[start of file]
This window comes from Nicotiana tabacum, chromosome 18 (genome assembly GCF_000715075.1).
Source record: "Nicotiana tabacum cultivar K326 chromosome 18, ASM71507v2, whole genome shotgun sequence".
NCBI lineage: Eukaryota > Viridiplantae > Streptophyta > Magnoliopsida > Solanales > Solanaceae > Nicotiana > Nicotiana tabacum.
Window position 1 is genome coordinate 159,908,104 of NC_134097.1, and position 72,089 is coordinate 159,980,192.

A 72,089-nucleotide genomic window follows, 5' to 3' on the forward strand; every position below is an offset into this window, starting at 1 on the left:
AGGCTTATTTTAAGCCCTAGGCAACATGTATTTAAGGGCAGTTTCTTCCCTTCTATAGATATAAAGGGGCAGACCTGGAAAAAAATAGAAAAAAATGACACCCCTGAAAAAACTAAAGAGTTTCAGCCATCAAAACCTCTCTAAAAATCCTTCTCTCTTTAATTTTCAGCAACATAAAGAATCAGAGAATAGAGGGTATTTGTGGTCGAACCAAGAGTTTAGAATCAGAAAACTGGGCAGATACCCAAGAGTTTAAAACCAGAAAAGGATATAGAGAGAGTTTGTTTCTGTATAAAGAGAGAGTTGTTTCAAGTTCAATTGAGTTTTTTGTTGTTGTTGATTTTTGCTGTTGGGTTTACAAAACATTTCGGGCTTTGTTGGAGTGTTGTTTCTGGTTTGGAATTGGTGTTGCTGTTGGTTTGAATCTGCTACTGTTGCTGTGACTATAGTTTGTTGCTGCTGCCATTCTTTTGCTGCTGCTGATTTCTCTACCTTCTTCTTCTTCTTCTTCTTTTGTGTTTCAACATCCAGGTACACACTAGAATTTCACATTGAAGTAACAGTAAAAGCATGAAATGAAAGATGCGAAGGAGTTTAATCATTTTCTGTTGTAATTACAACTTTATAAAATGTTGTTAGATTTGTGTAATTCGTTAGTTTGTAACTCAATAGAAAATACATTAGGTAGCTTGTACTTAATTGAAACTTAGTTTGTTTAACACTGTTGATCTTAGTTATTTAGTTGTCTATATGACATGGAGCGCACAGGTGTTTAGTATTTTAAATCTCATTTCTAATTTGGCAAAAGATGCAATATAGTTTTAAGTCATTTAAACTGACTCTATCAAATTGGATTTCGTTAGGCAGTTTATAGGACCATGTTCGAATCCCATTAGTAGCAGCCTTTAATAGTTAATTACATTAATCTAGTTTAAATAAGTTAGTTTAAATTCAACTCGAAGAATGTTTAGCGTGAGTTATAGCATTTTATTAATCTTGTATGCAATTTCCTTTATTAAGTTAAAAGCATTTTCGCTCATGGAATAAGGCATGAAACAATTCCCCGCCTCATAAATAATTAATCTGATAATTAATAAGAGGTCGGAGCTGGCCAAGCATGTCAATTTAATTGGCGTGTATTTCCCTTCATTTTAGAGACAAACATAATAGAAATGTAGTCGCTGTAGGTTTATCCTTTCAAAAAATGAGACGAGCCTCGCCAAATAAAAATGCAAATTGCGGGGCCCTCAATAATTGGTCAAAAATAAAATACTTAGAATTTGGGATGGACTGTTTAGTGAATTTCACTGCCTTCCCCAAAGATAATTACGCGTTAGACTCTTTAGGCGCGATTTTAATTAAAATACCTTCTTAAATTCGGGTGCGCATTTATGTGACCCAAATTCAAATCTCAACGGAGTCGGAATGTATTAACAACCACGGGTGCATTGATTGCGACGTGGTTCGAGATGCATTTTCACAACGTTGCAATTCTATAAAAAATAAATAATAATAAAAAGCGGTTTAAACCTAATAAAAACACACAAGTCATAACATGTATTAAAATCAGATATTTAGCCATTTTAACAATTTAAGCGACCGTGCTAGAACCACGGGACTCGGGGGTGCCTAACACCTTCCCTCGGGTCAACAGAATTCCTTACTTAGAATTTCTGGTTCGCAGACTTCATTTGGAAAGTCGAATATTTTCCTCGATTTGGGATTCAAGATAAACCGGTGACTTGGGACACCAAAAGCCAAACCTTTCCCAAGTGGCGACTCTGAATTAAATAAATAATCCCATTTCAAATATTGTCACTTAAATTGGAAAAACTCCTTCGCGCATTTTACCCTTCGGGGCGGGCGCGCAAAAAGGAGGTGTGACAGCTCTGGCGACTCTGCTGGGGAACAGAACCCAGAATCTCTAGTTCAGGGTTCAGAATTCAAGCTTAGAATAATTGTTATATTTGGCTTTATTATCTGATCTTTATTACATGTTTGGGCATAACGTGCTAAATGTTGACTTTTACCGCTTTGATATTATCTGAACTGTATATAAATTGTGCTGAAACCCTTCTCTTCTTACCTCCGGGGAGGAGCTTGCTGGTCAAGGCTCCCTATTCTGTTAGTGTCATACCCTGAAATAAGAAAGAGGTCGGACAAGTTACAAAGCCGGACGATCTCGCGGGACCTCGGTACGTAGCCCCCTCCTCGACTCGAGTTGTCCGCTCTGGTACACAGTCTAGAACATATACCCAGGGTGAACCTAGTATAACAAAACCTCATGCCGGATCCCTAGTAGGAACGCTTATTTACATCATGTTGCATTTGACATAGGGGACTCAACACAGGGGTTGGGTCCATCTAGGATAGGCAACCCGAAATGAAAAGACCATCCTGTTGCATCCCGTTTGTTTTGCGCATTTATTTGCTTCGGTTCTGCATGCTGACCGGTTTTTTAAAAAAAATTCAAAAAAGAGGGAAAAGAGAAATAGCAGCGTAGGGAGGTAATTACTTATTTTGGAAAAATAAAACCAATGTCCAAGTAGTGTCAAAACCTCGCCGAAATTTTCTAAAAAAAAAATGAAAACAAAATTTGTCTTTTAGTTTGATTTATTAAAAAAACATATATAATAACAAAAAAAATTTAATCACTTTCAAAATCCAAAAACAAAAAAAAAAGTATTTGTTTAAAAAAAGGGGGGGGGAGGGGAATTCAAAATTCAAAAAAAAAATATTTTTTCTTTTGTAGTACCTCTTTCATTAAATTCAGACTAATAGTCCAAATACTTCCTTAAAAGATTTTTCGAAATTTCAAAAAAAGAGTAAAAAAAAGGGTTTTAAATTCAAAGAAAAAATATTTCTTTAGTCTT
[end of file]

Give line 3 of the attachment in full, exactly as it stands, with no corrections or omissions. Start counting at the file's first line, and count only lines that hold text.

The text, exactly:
NCBI lineage: Eukaryota > Viridiplantae > Streptophyta > Magnoliopsida > Solanales > Solanaceae > Nicotiana > Nicotiana tabacum.